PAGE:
Art, Design, and Transmedia
Department of Design
7th floor, The Warehouse
M.A., University of Connecticut
B.A., Linfield College
Jeffrey Mayer is an Associate Professor of Fashion, Fashion History and Textiles at Syracuse University in the Department of Design, a part of the College of Visual and Performing Arts, as well as the curator of the Sue Ann Genet Costume Collection which is housed within the department. He received a Bachelor of Arts degree in fashion history and design from Linfield College in McMinnville, Oregon in 1987. In 1989 he earned a Master of Arts degree from the University of Connecticut in Storrs, Connecticut, double majoring in museum studies and fashion history.
Mayer joined the faculty at Syracuse University’s College of Visual and Performing Arts in 1992, where he has been teaching Fashion History, a variety of fashion design courses as well as the overview of Textiles. He has also served as director of Fashion Study Abroad in the Department of International Programs Abroad from 1994 to 2003. In 1995, Mayer opened Conover Mayer in Syracuse, New York, with business partner and designer Todd Conover. Until 2006 when the company closed, Conover Mayer developed semi-annual collections of high-end women’s evening wear for Saks Fifth Avenue, Neiman Marcus, and Bergdorf Goodman.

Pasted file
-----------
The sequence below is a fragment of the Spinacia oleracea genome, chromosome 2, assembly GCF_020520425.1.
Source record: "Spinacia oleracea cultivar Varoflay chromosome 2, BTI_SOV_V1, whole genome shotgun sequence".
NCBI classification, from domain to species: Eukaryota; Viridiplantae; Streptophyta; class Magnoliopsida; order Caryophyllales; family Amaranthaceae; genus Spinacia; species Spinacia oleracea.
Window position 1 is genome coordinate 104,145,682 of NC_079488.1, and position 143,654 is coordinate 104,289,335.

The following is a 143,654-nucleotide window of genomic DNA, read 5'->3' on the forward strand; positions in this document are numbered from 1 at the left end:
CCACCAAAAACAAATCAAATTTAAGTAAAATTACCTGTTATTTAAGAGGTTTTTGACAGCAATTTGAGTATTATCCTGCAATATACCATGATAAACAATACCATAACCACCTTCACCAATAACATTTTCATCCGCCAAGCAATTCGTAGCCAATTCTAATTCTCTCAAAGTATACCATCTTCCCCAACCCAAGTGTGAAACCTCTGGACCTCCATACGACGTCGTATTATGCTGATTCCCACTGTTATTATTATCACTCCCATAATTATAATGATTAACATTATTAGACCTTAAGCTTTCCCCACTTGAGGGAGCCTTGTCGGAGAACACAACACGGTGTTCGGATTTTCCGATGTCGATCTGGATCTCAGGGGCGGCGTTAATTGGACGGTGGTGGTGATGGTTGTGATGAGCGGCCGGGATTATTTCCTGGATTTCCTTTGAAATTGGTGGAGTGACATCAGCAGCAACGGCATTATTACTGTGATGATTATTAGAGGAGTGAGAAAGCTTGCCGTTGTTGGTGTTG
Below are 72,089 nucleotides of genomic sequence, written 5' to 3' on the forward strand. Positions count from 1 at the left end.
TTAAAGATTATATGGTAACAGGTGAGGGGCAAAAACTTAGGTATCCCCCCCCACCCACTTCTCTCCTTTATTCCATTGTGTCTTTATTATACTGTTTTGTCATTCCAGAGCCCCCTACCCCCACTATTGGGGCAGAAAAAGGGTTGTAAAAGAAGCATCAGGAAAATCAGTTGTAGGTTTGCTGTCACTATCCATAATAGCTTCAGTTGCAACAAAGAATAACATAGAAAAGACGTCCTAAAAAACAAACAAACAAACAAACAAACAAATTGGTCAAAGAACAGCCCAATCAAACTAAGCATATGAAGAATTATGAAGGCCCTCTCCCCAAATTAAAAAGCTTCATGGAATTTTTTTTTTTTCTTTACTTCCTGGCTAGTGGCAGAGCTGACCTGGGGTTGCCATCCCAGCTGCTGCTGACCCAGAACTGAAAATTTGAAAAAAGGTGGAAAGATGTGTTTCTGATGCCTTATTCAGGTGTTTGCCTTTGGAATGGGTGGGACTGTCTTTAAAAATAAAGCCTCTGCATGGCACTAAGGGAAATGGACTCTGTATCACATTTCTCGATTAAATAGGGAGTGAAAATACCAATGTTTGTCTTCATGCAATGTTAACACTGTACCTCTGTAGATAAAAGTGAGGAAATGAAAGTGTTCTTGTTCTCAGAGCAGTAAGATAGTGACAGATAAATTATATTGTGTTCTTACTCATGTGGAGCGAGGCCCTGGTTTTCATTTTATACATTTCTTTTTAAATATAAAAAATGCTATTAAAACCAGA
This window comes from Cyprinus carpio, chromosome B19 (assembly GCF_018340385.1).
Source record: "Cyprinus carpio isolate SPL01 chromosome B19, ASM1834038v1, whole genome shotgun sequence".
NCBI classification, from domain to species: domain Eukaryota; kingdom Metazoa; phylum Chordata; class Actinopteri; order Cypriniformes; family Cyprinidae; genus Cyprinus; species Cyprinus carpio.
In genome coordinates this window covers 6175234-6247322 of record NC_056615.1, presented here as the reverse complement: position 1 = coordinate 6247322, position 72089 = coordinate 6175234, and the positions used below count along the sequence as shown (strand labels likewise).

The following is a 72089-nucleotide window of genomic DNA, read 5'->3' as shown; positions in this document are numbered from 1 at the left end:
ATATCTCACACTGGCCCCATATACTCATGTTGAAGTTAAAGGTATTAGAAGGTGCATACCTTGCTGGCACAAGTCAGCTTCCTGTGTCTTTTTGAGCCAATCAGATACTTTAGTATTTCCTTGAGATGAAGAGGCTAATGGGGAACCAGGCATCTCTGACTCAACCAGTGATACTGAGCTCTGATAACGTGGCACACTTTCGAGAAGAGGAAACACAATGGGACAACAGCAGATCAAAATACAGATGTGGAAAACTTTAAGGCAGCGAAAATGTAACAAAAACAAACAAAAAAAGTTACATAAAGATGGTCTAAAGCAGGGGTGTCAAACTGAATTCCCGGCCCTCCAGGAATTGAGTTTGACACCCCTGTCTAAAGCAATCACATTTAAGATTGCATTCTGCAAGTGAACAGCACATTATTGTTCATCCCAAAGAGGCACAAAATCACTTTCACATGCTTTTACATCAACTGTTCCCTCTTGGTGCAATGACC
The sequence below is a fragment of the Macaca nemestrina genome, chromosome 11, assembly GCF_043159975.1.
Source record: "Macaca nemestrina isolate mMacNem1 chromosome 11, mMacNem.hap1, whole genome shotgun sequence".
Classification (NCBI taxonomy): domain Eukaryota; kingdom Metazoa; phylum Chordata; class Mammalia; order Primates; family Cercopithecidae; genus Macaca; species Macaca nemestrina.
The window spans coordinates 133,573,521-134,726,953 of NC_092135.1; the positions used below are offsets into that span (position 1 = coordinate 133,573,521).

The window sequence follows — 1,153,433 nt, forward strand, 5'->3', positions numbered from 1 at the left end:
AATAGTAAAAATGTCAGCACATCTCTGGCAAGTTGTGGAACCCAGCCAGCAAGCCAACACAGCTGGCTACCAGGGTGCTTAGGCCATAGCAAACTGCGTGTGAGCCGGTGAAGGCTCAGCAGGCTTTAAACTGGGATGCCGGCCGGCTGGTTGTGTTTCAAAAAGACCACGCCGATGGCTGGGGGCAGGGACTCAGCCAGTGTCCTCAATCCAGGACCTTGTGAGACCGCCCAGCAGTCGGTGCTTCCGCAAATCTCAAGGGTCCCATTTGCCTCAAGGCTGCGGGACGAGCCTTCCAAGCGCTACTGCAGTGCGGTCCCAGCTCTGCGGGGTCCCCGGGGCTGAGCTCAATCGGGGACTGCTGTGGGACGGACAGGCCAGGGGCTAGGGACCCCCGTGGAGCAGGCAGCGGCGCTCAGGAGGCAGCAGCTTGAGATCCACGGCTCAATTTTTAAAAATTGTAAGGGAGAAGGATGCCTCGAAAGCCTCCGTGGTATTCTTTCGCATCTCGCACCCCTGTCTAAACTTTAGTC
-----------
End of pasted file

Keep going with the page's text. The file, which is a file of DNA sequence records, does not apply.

In 2008 Mayer mounted a major historic fashion exhibition at the Everson Museum of Art in Syracuse, ‘Marie Antoinette, Styling the 18th Century Superstar’, with an accompanying book of the same title. Exhibitions which followed included ‘Marlo Thomas as That Girl’, ‘Christian Dior 1947-1957’, ‘Emilio Pucci; Master of Print Design’ as well as ‘Styling an American Family, the 1910’s at Gustav Stickley’s Craftsman Farms’ which was shown at the Craftsman Farms Museum in Morris Plains New Jersey. This final exhibition formed the nucleus for a major 2013 exhibition at the Everson Museum of Art entitled ‘An American Look; Fashion, Decorative Arts and Gustav Stickley’.
Mayer has also curated the exhibition entitled 'Fashion After Five: The Clothes and Culture of the Cocktail Hour', on view at the Onondaga Historical Society until June 2014.